With King Charles due to visit Kenya, I am extending a heartfelt invitation for him to meet my family. My aunt Agnes Wanjiru was murdered by British troops 11 years ago near their barracks in Nanyuki. She left behind Stacey, her five month old baby.
There is a belief in many parts of the world that innocent blood cries out loudly from the ground. It may be the case for Agnes. Her daughter is at the age now where she is beginning to ask questions about what happened to her mother.
It pains me to tell Stacey that justice for Agnes has not yet prevailed. There has been a massive cover-up, starting from the moment her body was dumped in a hotel septic tank.
Although an inquest found my aunt was murdered by one or more British soldiers, the coroner warned ominously: “It is possible that even after stating a decision in this opinion, no action may be taken by any of those charged with doing so. If that be the case, then those who know the fate that befell Agnes on the night of March 31, 2012 shall be in the Hound of Heaven”.
While I trust in God to pursue these sinners, it is distressing to see authorities here on earth doing so little. We sought help from both the UK and Kenyan governments, but even after reopening her case in 2021 nothing has been done. No soldiers have been charged.
Key witnesses are yet to be interviewed by police, and we worry time is running out. One of them, Moses Moiyare, passed away last July. It makes our hearts break because he saw the events of that day.
British officials don’t seem to care. Jane Marriott OBE, Britain’s last high commissioner to Nairobi, never came to see us. Defence minister James Heappey told the media he would meet our family in Kenya, but did not follow through.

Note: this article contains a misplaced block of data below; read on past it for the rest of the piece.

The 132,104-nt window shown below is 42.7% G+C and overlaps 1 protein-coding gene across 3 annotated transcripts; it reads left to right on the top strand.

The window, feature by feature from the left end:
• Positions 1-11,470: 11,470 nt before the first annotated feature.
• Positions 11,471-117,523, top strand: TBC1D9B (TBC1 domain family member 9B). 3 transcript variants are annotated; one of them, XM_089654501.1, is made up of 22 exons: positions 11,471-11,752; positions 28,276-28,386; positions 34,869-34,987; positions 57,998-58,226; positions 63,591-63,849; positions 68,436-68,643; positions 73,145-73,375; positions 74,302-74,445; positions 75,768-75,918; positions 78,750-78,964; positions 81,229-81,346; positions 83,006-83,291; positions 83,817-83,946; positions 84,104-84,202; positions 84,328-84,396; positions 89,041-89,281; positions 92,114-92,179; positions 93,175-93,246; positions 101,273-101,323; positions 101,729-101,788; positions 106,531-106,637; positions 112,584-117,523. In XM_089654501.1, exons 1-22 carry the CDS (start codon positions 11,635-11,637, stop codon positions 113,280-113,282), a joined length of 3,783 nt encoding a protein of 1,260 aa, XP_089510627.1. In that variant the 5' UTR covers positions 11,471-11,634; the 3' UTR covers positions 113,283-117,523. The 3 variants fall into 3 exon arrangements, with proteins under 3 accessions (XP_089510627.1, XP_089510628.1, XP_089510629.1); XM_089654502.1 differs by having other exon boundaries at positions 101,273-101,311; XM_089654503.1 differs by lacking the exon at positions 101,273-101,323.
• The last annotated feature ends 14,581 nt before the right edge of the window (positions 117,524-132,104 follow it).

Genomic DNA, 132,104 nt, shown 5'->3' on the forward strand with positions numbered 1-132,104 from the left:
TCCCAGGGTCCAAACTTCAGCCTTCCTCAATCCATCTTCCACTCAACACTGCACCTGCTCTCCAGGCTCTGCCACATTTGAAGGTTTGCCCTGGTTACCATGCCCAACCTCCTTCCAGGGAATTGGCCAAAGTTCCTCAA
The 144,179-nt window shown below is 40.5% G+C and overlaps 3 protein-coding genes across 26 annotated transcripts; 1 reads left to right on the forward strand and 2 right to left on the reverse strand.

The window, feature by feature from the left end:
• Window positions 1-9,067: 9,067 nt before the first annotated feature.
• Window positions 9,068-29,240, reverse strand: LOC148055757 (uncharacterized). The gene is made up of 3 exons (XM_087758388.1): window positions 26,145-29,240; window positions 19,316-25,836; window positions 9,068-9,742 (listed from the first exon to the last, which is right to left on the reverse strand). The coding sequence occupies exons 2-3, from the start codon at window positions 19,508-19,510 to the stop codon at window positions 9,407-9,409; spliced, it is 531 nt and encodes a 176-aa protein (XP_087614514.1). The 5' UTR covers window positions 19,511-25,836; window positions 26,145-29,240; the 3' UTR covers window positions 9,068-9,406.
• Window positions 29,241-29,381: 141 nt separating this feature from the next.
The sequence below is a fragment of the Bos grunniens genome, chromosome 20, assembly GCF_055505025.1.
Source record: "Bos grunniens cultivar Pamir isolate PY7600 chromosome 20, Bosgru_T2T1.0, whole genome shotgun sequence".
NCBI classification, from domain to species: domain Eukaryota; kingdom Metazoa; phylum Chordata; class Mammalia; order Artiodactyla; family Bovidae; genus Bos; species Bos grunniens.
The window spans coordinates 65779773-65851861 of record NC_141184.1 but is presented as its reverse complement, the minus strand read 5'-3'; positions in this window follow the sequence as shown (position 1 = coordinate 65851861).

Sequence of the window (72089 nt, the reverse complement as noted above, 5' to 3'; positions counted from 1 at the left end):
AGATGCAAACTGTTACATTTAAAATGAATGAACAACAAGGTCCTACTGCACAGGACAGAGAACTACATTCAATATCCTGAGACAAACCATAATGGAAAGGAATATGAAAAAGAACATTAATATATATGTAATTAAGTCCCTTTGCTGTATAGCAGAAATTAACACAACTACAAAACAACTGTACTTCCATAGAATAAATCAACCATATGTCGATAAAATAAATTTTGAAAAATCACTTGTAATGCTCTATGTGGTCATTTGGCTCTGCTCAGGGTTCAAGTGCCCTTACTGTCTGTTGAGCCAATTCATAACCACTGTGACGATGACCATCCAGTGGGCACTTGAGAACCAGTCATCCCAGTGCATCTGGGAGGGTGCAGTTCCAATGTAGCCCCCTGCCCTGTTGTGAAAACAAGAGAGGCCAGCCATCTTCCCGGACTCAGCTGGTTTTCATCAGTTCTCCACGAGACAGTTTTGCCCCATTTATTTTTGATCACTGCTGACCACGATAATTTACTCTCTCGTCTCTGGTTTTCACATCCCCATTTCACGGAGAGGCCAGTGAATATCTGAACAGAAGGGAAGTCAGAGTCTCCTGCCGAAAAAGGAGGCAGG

That was so unfortunate because we were eager to meet him. It feels like they are playing games with us, even though we are not asking for special treatment. This September, a British soldier on exercise in Canada was charged with murdering a local man in downtown Toronto.
The victim’s family only had to wait a few weeks before the suspect was arrested. We have waited over a decade. That’s because the British army let the suspects in my aunt’s murder leave Kenya before they could be arrested.
King Charles could change this. He is commander-in-chief of the British armed forces. All of the soldiers swear an oath of allegiance to obey him. As such, he has a special responsibility to ensure his men cannot get away with murder. He must meet us, and tell the men responsible to do the decent thing – to hand themselves in.
History of injustice
If the King does come to meet my family in Nanyuki, he will see us living together in a slum, with Stacey and my mother Rose. Our home has no running water and very poor drainage. How did we come to live here? My ancestors used to have fertile land, but it was grabbed by the British colonial authorities who subjected them to forced labour and heavy taxes.
The exploitation was so much that some of our community formed the Land and Freedom Army (or ‘Mau Mau’), to fight back against the British empire in the 1950s. My forefathers hid in the forest around Mount Kenya, which the Royal Air Force bombed relentlessly. Yet in some ways they were lucky.
Tens of thousands of people suspected of involvement in the uprising were detained. Torture was widespread. Men were castrated with pliers. What the British soldiers did – it was too much. Some survivors were compensated half a century later, but only a fraction of the total people affected.